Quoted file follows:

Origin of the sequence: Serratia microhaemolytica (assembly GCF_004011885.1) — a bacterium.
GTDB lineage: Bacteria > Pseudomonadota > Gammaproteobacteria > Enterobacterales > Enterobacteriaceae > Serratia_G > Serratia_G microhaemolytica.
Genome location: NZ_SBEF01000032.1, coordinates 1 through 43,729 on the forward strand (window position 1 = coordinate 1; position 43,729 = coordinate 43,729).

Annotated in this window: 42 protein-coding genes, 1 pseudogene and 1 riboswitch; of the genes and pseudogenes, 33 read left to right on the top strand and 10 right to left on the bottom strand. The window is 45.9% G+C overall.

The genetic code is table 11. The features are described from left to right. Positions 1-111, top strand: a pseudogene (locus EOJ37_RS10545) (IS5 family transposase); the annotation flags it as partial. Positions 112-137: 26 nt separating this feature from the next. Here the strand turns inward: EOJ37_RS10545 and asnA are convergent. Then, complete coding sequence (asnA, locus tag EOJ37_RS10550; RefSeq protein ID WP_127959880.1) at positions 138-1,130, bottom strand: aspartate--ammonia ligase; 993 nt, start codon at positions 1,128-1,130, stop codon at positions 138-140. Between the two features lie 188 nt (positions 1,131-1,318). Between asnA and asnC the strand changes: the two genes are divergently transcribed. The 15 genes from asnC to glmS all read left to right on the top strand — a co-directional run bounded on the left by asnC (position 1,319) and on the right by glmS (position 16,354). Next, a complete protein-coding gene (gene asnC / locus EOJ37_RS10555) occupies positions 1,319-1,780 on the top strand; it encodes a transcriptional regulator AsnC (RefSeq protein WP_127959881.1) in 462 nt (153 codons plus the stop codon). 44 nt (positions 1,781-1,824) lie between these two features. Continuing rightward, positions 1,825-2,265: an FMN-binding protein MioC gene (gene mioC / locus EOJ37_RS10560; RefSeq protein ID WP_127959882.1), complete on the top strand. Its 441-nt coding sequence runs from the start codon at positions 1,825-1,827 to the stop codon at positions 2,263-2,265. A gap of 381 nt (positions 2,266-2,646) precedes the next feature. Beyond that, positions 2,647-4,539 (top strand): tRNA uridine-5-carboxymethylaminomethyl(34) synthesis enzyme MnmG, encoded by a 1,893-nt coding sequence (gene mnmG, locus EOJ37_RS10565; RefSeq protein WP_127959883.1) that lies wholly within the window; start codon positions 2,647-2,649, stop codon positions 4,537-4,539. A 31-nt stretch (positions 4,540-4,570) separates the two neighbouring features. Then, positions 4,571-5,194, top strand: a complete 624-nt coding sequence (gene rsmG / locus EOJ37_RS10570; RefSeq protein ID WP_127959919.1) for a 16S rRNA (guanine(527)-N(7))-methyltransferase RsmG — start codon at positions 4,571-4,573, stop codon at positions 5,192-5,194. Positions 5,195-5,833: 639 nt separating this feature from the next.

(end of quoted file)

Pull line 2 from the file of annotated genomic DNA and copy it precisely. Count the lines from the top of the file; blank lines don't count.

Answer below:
GTDB lineage: Bacteria > Pseudomonadota > Gammaproteobacteria > Enterobacterales > Enterobacteriaceae > Serratia_G > Serratia_G microhaemolytica.